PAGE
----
Q. What are some tips to help my students quickly develop positive images at their internships?

May 24, 2010 at 10:48 am | Posted in corporate culture, Intern Support, Preparing interns | Leave a comment
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by the Intern Coach

A. You’re so right to make sure your students generate great first impressions. An internship is the perfect place to learn the appropriate behaviors that will serve them well throughout their careers. Many career centers offer a mini-course for their interns on how to develop positive images at their internships. Although some of your interns may already be familiar with the following tips, a refresher course is always helpful: 

  • Dress for success is not simply a poetic phrase. It’s based in reality. You could review the Intern Certification Program on internships.com to see the accepted style in terms of clothing, hair, and accessories. If in doubt, take the conservative approach, staying with neutral tones and traditional hairstyles. Also check the company regulations for dress code. Still unsure? Imitate the dress of the other workers.
  • Arrive early. Getting to work about 15 minutes before everyone else creates an excellent first impression. When employees walk in and see you hard at work at your desk, they immediately conclude that you have a strong work ethic. They know you’ll be an asset to the team.
  • Complete your first projects ahead of time. How you perform on your first assignment sets the tone for your entire internship. Make sure that you accurately complete the project ahead of schedule. In fact, do more than what is required.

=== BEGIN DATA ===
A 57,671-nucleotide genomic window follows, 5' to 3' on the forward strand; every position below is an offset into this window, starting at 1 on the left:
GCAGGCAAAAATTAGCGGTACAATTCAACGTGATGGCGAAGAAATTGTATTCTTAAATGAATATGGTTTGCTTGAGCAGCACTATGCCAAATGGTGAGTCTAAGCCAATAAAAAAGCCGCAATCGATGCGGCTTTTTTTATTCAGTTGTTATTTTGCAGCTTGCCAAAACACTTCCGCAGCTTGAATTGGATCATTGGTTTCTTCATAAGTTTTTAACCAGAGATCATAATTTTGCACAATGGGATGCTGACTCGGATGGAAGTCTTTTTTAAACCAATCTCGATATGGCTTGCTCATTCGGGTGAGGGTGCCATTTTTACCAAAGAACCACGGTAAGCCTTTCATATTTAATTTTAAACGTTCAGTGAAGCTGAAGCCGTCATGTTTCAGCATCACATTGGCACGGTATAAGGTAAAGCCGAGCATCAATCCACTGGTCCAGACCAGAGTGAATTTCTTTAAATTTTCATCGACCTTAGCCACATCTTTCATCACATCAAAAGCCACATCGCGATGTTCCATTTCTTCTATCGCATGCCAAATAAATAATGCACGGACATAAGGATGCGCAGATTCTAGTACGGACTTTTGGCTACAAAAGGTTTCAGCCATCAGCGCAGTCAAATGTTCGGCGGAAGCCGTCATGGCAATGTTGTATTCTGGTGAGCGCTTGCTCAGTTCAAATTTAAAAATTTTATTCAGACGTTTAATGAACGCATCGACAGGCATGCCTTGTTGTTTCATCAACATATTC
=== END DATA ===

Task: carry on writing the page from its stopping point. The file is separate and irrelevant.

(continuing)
• Talk about work. A good way to “fit in” to the office environment is to ask work-related questions, avoiding office gossip. You’ll be perceived as a real team member rather than a temporary intern. 
  • Offer to help wherever needed. When you finish your day’s assignment, ask your office mates if they need any help. “Is there anything I can do to help you?” is a good mantra to develop. Even if the answer is “No,” you’ll have created an image as a helpful person willing to take on extra duties to lighten the office workload.

Q. What are some tips for instilling confidence in new interns?

May 14, 2010 at 12:30 pm | Posted in Preparing interns | Leave a comment
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by the Intern Coach

A. Your question shows you’re a conscientious career counselor concerned about the success of your interns. You probably have already prepared materials for your interns, giving them helpful tips for a positive experience. However, many students are still nervous and unsure, especially if it’s their first internship. Here are some ways in which you can bolster their self-confidence to help them perform better: 

  • Arrange for each of your new interns to have a mentor who has already been an intern and can give some helpful advice. The mentor can be from any major or have interned in a different company as long as he/she is willing to share insights.
  • Set up an online support group for the new interns, enabling them to communicate among themselves during the internship period. They can ask questions about problems that arise on the internships and compare successes and challenges.
  • Emphasize that the interns are a select group and the Career Center is proud of them for being chosen. Organize a pre-internship meeting to honor the new interns. Be sure to serve light refreshments to create a celebratory mood. Former interns could address the group about their experiences followed by a Q & A session.